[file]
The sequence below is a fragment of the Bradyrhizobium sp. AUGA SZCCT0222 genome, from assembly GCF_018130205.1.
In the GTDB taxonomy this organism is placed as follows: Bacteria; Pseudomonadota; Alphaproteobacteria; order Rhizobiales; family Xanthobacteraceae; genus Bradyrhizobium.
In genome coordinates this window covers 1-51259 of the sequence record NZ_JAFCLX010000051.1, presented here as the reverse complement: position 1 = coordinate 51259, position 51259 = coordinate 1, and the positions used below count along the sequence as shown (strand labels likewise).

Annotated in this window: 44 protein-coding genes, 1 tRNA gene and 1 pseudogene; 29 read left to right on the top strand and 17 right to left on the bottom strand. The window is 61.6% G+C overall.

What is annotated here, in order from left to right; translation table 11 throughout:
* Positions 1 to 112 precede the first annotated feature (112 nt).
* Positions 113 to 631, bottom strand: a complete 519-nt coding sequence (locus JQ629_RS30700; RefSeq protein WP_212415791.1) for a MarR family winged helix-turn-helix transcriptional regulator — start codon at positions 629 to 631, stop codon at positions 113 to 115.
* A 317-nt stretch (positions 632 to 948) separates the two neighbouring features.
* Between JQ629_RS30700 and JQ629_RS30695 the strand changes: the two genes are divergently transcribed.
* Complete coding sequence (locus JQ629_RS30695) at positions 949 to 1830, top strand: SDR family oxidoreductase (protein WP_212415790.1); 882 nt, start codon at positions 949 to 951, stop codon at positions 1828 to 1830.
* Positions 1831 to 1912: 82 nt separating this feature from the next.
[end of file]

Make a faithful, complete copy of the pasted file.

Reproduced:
The sequence below is a fragment of the Bradyrhizobium sp. AUGA SZCCT0222 genome, from assembly GCF_018130205.1.
In the GTDB taxonomy this organism is placed as follows: Bacteria; Pseudomonadota; Alphaproteobacteria; order Rhizobiales; family Xanthobacteraceae; genus Bradyrhizobium.
In genome coordinates this window covers 1-51259 of the sequence record NZ_JAFCLX010000051.1, presented here as the reverse complement: position 1 = coordinate 51259, position 51259 = coordinate 1, and the positions used below count along the sequence as shown (strand labels likewise).

Annotated in this window: 44 protein-coding genes, 1 tRNA gene and 1 pseudogene; 29 read left to right on the top strand and 17 right to left on the bottom strand. The window is 61.6% G+C overall.

What is annotated here, in order from left to right; translation table 11 throughout:
* Positions 1 to 112 precede the first annotated feature (112 nt).
* Positions 113 to 631, bottom strand: a complete 519-nt coding sequence (locus JQ629_RS30700; RefSeq protein WP_212415791.1) for a MarR family winged helix-turn-helix transcriptional regulator — start codon at positions 629 to 631, stop codon at positions 113 to 115.
* A 317-nt stretch (positions 632 to 948) separates the two neighbouring features.
* Between JQ629_RS30700 and JQ629_RS30695 the strand changes: the two genes are divergently transcribed.
* Complete coding sequence (locus JQ629_RS30695) at positions 949 to 1830, top strand: SDR family oxidoreductase (protein WP_212415790.1); 882 nt, start codon at positions 949 to 951, stop codon at positions 1828 to 1830.
* Positions 1831 to 1912: 82 nt separating this feature from the next.